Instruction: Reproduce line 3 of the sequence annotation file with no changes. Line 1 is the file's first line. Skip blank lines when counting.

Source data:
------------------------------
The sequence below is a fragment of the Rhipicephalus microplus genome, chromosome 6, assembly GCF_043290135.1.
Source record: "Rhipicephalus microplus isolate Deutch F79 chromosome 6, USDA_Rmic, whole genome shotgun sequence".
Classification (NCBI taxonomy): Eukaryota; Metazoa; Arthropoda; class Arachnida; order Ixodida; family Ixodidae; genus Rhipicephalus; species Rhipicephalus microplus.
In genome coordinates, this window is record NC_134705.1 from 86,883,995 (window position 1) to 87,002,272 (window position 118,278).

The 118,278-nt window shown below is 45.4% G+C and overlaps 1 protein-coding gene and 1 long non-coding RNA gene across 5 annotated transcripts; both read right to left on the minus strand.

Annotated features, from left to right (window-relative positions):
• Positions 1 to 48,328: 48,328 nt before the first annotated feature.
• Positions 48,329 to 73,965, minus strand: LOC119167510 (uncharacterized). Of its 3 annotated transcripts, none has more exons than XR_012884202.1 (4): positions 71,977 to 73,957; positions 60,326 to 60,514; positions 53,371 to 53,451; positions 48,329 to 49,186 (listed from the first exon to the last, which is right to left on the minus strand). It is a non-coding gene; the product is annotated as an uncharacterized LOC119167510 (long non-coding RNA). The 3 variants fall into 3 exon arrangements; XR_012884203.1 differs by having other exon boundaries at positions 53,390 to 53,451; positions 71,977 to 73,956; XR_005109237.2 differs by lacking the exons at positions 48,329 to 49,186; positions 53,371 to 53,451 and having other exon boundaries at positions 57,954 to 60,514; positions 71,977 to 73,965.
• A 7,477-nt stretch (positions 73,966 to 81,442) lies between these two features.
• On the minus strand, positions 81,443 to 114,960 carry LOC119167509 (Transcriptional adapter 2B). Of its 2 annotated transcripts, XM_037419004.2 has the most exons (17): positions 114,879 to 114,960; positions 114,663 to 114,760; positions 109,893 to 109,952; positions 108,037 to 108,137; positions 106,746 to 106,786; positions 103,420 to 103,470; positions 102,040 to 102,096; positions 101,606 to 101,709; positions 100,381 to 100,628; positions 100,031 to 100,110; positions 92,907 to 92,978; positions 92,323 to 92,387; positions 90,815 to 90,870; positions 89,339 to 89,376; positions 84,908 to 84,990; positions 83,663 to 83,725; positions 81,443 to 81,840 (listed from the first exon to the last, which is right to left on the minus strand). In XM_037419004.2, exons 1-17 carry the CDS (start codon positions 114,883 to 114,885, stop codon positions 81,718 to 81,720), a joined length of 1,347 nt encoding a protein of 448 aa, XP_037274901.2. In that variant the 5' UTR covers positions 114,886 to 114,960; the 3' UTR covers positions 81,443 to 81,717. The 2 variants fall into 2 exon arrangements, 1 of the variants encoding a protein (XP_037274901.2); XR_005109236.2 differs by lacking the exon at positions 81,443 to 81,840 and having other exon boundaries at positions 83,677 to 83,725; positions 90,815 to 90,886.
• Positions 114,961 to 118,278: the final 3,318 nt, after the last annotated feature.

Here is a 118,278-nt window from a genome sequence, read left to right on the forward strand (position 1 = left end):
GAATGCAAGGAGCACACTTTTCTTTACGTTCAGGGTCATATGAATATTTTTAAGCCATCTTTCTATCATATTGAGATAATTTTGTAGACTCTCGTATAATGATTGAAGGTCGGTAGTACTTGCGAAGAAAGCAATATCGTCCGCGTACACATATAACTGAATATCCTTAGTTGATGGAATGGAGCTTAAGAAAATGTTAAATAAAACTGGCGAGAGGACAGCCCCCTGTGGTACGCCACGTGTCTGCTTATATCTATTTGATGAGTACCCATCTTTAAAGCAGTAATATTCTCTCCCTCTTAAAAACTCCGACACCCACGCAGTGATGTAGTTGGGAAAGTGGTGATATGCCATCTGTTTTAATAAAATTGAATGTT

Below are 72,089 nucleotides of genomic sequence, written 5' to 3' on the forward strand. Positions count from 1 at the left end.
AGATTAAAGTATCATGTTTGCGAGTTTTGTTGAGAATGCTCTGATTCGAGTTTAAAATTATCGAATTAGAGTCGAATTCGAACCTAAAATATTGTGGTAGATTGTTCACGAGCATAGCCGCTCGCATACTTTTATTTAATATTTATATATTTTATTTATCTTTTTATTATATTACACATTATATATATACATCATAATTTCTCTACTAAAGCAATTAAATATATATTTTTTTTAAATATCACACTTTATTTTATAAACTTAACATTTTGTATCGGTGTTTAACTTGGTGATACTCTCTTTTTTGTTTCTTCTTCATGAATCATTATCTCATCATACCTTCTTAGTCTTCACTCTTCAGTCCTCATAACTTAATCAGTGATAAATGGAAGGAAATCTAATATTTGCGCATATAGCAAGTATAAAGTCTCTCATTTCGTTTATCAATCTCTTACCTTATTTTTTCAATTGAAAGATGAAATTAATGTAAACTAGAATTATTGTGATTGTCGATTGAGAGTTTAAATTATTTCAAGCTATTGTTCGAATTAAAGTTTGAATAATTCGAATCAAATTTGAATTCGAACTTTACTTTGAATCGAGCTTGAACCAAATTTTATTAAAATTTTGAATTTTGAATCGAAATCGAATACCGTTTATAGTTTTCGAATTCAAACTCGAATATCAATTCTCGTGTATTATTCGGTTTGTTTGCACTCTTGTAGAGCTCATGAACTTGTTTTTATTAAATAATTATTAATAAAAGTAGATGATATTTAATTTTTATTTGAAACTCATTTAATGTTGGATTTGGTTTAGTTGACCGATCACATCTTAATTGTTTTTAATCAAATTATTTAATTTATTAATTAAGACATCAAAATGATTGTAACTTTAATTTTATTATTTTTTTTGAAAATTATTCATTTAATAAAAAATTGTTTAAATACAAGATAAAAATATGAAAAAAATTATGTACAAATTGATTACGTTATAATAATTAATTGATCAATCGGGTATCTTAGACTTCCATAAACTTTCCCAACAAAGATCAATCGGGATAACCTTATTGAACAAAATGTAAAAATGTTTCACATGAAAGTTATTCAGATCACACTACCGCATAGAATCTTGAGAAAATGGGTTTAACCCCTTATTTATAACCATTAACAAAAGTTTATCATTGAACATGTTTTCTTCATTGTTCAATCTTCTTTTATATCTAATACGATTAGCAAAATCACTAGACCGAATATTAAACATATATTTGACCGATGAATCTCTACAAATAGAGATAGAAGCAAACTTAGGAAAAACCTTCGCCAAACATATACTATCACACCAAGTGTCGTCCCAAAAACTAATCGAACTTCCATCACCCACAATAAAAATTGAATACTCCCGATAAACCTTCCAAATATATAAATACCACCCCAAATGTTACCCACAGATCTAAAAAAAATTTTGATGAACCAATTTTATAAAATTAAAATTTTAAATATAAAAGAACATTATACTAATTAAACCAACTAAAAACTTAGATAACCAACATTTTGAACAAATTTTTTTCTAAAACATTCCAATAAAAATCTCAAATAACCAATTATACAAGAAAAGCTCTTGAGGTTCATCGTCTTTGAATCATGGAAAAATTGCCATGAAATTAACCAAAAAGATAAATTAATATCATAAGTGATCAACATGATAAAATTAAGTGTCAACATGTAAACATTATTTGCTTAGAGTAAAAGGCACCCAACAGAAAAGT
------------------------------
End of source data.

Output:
Classification (NCBI taxonomy): Eukaryota; Metazoa; Arthropoda; class Arachnida; order Ixodida; family Ixodidae; genus Rhipicephalus; species Rhipicephalus microplus.